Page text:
Docetaxel (Taxotere) is an anticancer agent used to treat a wide range of malignancies including breast, lung, and prostate cancer. In this report, we describe a patient with bilateral vision loss due to cystoid macular edema (CME) associated with docetaxel therapy. This report documents for the first time the optical coherence tomography (OCT) findings of CME despite the lack of leakage with flourescein angiography and its association with the Fluid Retention Syndrome (FRS). Successful management of CME with oral acetazolamide is also discussed.

    Title Rubeosis and Anterior Segment Ischemia Associated with Systemic Cryoglobulinemia.
    Date October 2006
    Journal American Journal of Ophthalmology
    Excerpt

    PURPOSE: To report two cases of iris neovascularization associated with systemic cryoglobulinemia. DESIGN: Retrospective case report. METHODS: Patient chart review and review of literature. RESULTS: Two patients with iris neovascularization in the absence of retinal ischemia were subsequently found to have systemic cryoglobulinemia. Successful treatment of one patient's underlying lymphoma led to stabilization and resolution of neovascularization. CONCLUSIONS: Systemic cryoglobulinemia may be associated with anterior segment ischemia and neovascularization, and should be considered in the differential diagnosis of iris neovascularization in the absence of apparent retinal ischemia.

    Title Easy and Effective Way to Remove Residual Silicone Oil Droplets in Phakic Patients.
    Date August 2006
    Journal Retina (philadelphia, Pa.)
    Title Subconjunctival Corticosteroids for Benign Lymphoid Hyperplasia.
    Date July 2005
    Journal The British Journal of Ophthalmology
    Title Systemic Aspergillus Presenting with Visual Symptoms.
    Date May 2004
    Journal Retina (philadelphia, Pa.)
    Title Eye Injuries in the Young Athlete: a Case-based Approach.
    Date September 2002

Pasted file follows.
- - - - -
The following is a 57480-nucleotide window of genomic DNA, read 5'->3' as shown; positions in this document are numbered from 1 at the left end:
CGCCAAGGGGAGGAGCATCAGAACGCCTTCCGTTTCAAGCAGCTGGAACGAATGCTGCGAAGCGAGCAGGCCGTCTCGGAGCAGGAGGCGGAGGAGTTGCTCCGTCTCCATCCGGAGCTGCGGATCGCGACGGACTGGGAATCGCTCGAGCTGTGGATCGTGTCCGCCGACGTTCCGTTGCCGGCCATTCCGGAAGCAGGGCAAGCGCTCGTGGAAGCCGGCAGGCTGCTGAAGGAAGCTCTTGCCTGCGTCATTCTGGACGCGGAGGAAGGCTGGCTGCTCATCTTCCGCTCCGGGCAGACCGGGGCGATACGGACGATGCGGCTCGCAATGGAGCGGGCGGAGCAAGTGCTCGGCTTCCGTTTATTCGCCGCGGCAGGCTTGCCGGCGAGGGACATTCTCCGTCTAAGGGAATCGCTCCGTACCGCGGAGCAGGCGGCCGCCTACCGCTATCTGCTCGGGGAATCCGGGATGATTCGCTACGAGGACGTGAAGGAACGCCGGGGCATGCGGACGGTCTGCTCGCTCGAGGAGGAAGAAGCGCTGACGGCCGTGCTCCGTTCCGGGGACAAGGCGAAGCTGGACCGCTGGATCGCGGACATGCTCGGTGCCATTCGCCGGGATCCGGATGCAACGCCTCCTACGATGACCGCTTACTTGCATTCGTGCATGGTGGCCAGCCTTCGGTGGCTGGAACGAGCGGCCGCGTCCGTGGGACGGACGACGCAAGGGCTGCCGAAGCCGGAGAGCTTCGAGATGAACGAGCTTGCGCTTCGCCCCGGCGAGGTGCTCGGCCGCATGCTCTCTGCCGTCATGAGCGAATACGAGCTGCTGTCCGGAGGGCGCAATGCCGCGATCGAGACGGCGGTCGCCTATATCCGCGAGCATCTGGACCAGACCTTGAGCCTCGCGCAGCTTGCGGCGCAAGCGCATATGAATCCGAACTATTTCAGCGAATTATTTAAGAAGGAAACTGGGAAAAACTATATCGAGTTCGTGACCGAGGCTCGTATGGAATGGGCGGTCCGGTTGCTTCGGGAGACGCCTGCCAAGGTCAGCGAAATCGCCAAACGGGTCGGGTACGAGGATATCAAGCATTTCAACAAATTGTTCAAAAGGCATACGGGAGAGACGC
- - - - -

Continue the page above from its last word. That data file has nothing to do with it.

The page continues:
Journal Pediatric Annals
    Title Relaxed Negative Selection in Germinal Centers and Impaired Affinity Maturation in Bcl-xl Transgenic Mice.
    Date August 1999
    Journal The Journal of Experimental Medicine
    Excerpt

    The role of apoptosis in affinity maturation was investigated by determining the affinity of (4-hydroxy-3-nitrophenyl)acetyl (NP)-specific antibody-forming cells (AFCs) and serum antibody in transgenic mice that overexpress a suppressor of apoptosis, Bcl-xL, in the B cell compartment. Although transgenic animals briefly expressed higher numbers of splenic AFCs after immunization, the bcl-xL transgene did not increase the number or size of germinal centers (GCs), alter the levels of serum antibody, or change the frequency of NP-specific, long-lived AFCs. Nonetheless, the bcl-xL transgene product, in addition to endogenous Bcl-xL, reduced apoptosis in GC B cells and resulted in the expansion of B lymphocytes bearing VDJ rearrangements that are usually rare in primary anti-NP responses. Long-lived AFCs bearing these noncanonical rearrangements were frequent in the bone marrow and secreted immunoglobulin G(1) antibodies with low affinity for NP. The abundance of noncanonical cells lowered the average affinity of long-lived AFCs and serum antibody, demonstrating that Bcl-xL and apoptosis influence clonal selection/maintenance for affinity maturation.

    Title Evidence for Repression of Il-2 Gene Activation in Anergic T Cells.
    Date April 1999
    Journal Journal of Immunology (baltimore, Md. : 1950)
    Excerpt

    The induction of clonal anergy in a T cell inhibits IL-2 secretion because of the development of a proximal signal transduction defect. Fusion of anergic murine T cells to human Jurkat T leukemia cells and formation of heterokaryons failed to result in a complementation of this signaling defect and restoration of murine IL-2 mRNA inducibility. Instead, signal transduction to the human IL-2 gene became disrupted. Heterokaryons formed by the fusion of anergic murine T cells to normal murine T cells also failed to accumulate intracellular IL-2 protein in response to stimulation either with the combination of CD3 and CD28 mAbs or with ionomycin plus a protein kinase C-activating phorbol ester. The results argue against a loss-of-function signaling defect as the sole basis for clonal anergy induction and document the presence of a dominant-acting repressor molecule that inhibits signal transduction to the IL-2 gene within viable anergic T cells.

    Title The Role of Clonal Anergy in the Avoidance of Autoimmunity: Inactivation of Autocrine Growth Without Loss of Effector Function.
    Date March 1999
    Journal Immunological Reviews
    Excerpt

    Exposure of mature CD4+ T cells in the peripheral immune system to peptide-antigen/MHC complexes in the absence of a threat of infection induces tolerance to the antigen as a result of both a decreased clonal frequency (peripheral deletion) and the induction of proliferative unresponsiveness (clonal anergy) in the survivors. Interestingly, Th 1-like effector functions are not automatically blocked after the development of clonal anergy. Thus, anergic T cells have the capacity to mediate Th 1-like helper activities if allowed to accumulate to high frequency. In this article, we examine those factors important to the development of tolerance versus immunity against protein antigen, and speculate on the relationship that exists between effective peripheral tolerance induction and the avoidance of autoimmune disease.